Usage Monitoring

Usage Monitoring

A secure DW/BI system will have usage monitoring in place. In an increasingly regulated world, its extremely valuable to know who is connected to the system and what theyre doing.

In Chapter 15 we talk about how to set up usage monitoring on Analysis Services, Reporting Services, and the relational engine. For some organizations its sufficient simply to collect logons : whos accessing the database and when? Other organizations need to know exactly who is accessing which information.

Reporting Services monitors usage by default. In addition, Reporting Services provides an option to copy the usage logs from the Reporting Services catalog into a separate database. This option provides a target relational database, Integration Services packages to move the data, and a starter set of reports . This database should suffice for the majority of usage reporting requirements from Reporting Services.

Usage monitoring provides other valuable benefits. Its a valuable tool for performance tuning. Spending a bit of time analyzing how business users are accessing data is very valuable for understanding how to improve your DW/ BI system.

If you set up a usage monitoring systemas we strongly recommendyou should inform your business users of what youre doing, why, and how the information will be used.

Protecting Privacy

A DW/BI system with information about consumer behavior has great potential for improving your products, customer service, sales process, and user experience. But it also has great potential for abuse. In many countries , online customers must be able to opt out from providing any personal information or having that information stored permanently. Whether or not its a regulatory requirement, its the right thing to do.

Before you go crazy with your new DW/BI system, mining the data to uncover customer patterns and develop targeted customer lists, you should develop a customer privacy policy. Make sure every business user of your system knows the policies for using the data and communicating with customers.

Protect your customers by ensuring that mailing lists can be generated only by a designated List Manager, who keeps track of the lists that have been created, and when each customer has been contacted. This information should be used as input to subsequent list creation to avoid inundating customers with unwelcome offers. CRM and contact management software offers features to track campaigns , promotional offers, and mailings . Set up the DW/BI system to create lists of customer IDs, and then hand that list off to the contact management system.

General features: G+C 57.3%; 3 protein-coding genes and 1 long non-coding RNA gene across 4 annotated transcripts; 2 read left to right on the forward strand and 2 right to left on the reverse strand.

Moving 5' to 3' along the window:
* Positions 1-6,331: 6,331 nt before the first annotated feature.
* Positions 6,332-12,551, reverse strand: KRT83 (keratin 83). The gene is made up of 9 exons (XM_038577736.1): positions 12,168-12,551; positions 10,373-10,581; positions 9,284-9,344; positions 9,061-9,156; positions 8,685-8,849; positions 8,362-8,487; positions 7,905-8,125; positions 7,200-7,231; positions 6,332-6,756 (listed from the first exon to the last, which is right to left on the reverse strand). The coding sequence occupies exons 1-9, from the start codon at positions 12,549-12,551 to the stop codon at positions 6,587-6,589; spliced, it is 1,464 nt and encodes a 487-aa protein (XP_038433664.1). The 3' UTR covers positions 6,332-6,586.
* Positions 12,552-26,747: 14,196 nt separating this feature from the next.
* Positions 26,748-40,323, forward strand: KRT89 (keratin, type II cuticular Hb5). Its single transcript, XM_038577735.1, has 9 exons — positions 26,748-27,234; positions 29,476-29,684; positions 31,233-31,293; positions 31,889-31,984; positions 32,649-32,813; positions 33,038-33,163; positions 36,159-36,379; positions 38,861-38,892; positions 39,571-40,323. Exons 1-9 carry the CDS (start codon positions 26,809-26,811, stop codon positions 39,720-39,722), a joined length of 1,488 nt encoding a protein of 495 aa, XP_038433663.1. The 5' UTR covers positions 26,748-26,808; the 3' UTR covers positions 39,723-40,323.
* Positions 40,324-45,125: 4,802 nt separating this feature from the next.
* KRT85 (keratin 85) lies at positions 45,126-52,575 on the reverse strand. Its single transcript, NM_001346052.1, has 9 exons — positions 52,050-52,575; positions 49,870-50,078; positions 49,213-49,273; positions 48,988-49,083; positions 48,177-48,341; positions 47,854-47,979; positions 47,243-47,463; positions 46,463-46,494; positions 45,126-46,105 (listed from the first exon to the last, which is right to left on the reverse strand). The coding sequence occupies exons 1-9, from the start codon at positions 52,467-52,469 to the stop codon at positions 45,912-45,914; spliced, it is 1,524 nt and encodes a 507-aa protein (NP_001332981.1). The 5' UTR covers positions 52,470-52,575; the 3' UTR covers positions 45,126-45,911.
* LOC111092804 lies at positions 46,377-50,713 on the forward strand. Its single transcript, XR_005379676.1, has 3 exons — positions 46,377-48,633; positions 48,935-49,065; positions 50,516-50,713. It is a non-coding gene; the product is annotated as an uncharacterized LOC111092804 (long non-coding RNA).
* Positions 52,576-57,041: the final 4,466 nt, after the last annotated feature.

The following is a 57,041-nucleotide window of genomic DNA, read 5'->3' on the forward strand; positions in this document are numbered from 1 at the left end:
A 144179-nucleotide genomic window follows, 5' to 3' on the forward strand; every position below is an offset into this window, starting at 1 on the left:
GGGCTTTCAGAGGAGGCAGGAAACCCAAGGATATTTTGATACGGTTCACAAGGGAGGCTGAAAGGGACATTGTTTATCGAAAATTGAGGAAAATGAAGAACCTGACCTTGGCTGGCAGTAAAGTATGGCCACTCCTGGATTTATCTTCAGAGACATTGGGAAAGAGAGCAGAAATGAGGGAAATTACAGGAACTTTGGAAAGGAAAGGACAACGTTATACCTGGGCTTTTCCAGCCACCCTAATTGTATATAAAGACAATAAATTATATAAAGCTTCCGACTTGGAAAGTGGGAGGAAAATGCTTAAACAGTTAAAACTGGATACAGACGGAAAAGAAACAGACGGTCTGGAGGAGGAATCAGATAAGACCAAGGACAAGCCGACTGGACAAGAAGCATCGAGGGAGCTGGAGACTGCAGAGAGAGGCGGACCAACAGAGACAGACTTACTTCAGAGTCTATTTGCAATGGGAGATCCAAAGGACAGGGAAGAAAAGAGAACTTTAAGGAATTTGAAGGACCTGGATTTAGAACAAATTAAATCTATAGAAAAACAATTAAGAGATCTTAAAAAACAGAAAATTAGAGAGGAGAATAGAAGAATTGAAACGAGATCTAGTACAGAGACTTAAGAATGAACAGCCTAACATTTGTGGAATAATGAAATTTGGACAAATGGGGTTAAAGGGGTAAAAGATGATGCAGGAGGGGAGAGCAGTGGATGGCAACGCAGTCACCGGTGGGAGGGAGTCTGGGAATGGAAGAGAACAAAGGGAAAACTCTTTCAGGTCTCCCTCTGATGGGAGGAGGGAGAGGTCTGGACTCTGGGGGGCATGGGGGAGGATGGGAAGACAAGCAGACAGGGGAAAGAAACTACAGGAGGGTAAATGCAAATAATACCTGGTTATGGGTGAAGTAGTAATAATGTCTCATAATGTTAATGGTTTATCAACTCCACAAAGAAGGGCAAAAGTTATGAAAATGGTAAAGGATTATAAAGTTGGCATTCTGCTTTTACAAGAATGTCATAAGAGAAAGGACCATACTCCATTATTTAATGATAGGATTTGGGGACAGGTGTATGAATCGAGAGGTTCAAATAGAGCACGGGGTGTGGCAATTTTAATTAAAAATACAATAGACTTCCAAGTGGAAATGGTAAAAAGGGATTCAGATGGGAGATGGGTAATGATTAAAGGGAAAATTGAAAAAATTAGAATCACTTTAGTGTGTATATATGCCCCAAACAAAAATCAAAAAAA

The safest approach is to leave personally identifying information out of the DW/BI system completely, or stored in an encrypted format.

Summary

The goal of this chapter is to highlight the most important security issues for a DW/BI system, and to help you figure out where and when to secure data. We couldnt possibly cover all the security features of SQL Server, nor all the details of how to implement those features. We hope merely to have provided you with the tools to develop a security plan and security test plan.

One of the most important steps you can take for a secure DW/BI system is to identify which DW/BI team member is in charge of security. That security manager will drive the development and implementation of the security plan.

The easiest pieces of the security plan have to do with physical security and operating system security. Theres lots of information available about how to secure servers and the Windows operating system. You just have to commit to doing it.

The harder question, and the one to which we devoted most of this chapter, has to do with securing the data. As we described, securing predefined reports in Reporting Services is easy, painless, and effective. Securing data for ad hoc analysis is a harder problem. Youll definitely find it easier, and the user experience much better, to define security rules in Analysis Services than in the relational database. Analysis Services security features make this a fairly straightforward task for a wide range of requirements. And because security rules are defined in MDX, even very complicated scenarios are feasible .

Finally, we struggled with how to set up the relational database security to support direct ad hoc access. Its possiblepeople have been doing it for years but its hardly as easy or satisfactory as wed like.

The SQL Server documentation in Books Online has a strong emphasis on security features. Its as if Microsoft executive management made security a priority. But the security documentation is scattered across the different components , and it isnt always easy to find the information you need. You might be able to cut corners in some aspects of system development, especially if your data volumes are small, but everyone needs to be careful about security.